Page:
Probably the most dramatic evacuation came in June 2004. The military was about to escort the casket bearing the body of the late President Ronald Reagan to the Capitol rotunda to lie in state. The Capitol complex was on an extraordinary state of alert that day because of global dignitaries who had traveled to Washington to pay their respects. Among the mourners: former Soviet leader Mikhail Gorbachev and former British Prime Minister Margaret Thatcher.
All of a sudden, U.S. Capitol Police burst into the rotunda and demanded everyone evacuate. They thought they had a plane coming in.
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It turns out, the Kentucky State Police jet carrying Kentucky Gov. Ernie Fletcher (R) to Washington for the funeral deviated off course. The aircraft also had a bad transponder. The military scrambled the jets and police emptied the Capitol just before Reagan’s body was to lie in state.
In April of last year, congressional security officials evacuated the Capitol after police ID’d an aircraft as “a probable threat.” But it turned out that the plane in question was carrying the U.S. Army Golden Knights parachute team. The team was slated to parachute into Nats Park, a few blocks from the Capitol for pregame ceremonies ahead of a contest between the Nationals and Arizona Diamondbacks. It was Military Appreciation Night at Nats Park.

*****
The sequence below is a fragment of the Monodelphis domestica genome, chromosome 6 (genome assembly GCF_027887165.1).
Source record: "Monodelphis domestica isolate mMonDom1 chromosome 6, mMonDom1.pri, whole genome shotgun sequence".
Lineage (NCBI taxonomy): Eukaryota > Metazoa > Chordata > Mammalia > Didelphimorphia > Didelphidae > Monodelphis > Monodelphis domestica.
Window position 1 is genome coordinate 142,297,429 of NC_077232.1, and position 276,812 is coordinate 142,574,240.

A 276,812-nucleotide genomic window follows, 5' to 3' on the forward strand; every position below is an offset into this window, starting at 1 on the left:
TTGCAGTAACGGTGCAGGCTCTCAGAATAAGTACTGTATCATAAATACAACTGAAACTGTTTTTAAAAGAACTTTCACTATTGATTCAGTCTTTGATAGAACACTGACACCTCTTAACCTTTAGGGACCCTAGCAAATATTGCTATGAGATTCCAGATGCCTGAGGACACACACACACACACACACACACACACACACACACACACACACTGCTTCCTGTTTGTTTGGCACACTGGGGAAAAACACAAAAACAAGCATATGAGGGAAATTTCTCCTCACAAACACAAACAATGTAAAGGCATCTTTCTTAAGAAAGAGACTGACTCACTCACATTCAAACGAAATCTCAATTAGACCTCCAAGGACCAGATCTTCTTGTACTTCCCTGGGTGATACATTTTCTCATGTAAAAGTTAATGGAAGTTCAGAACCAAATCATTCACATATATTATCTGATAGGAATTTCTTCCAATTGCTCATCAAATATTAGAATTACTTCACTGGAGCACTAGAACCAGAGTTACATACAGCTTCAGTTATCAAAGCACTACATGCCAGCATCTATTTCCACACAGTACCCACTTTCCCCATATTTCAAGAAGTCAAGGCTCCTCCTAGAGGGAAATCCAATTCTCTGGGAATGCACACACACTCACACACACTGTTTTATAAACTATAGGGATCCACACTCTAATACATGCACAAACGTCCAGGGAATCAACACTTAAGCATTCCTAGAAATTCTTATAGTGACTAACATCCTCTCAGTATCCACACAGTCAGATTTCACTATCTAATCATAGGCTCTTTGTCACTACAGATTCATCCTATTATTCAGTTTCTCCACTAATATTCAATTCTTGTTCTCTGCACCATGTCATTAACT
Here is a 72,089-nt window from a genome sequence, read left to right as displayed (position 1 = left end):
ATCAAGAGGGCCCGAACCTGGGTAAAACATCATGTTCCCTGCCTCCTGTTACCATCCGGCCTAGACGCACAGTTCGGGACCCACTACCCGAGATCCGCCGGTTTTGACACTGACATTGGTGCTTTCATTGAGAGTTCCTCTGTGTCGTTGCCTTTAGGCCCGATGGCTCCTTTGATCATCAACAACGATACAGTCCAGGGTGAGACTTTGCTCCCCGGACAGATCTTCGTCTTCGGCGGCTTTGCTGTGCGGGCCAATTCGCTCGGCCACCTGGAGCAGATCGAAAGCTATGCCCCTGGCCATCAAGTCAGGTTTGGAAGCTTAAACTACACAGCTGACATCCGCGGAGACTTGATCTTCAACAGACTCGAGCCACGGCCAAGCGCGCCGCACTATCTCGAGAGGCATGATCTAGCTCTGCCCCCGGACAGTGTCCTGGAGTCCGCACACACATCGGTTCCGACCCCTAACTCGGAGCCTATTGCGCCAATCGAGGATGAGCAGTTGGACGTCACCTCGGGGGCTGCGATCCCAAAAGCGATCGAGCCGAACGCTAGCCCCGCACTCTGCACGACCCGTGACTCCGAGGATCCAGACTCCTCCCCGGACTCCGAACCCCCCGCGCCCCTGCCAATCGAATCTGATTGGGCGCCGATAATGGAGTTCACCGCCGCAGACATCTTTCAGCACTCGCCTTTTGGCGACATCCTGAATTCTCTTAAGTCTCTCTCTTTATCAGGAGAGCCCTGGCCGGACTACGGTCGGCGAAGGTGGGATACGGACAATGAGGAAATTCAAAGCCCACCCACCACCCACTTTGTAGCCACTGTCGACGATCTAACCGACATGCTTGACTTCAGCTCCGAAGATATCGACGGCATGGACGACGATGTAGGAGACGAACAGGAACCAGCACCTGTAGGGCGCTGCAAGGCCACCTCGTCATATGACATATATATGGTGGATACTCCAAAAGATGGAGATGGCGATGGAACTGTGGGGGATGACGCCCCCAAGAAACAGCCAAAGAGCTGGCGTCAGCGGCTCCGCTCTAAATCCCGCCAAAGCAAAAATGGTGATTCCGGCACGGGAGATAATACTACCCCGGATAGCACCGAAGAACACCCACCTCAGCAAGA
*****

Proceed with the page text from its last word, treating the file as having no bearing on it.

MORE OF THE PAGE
Authorities authorized the Golden Knights flight. But the FAA apparently failed to communicate properly with the U.S. Capitol Police That prompted the evacuation when authorities saw how close that aircraft flew to the Capitol.
At the time, Pelosi – as House speaker – torched the FAA over the incident. Pelosi said the “apparent failure to notify Capitol Police of the pre-planned flyover Nationals Stadium is outrageous and inexcusable.”
Not a lot of people were inside the Capitol complex this past Sunday afternoon when security officials briefly ticked up the security posture because of the wayward plane. Congress wasn’t in session. There are no official tours on Sundays. The Capitol complex was likely occupied by U.S. Capitol Police officers, maintenance workers, custodial staff and perhaps a scattering of aides who zipped by the office to do some work or print something out. There are always a couple of lawmakers themselves around. Many House members live in their offices when in Washington.
There will be other air security issues in the future at the Capitol. Some just concerns. Just big worries. Others, true scares.
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But what unfolded around the Capitol on Sunday afternoon is the legacy of 9/11 and the plane that crashed in rural Pennsylvania.
The “Flight 93” plaque hangs in the U.S. Capitol near the rotunda. It honors those on board the plane that went down on Sept. 11. The plaque states that heroes on board Flight 93 “not only saved countless lives but may have saved the U.S. Capitol from destruction.”
The echoes of Sept. 11 were heard around the U.S. Capitol last Sunday afternoon.
And they were much louder than a sonic boom.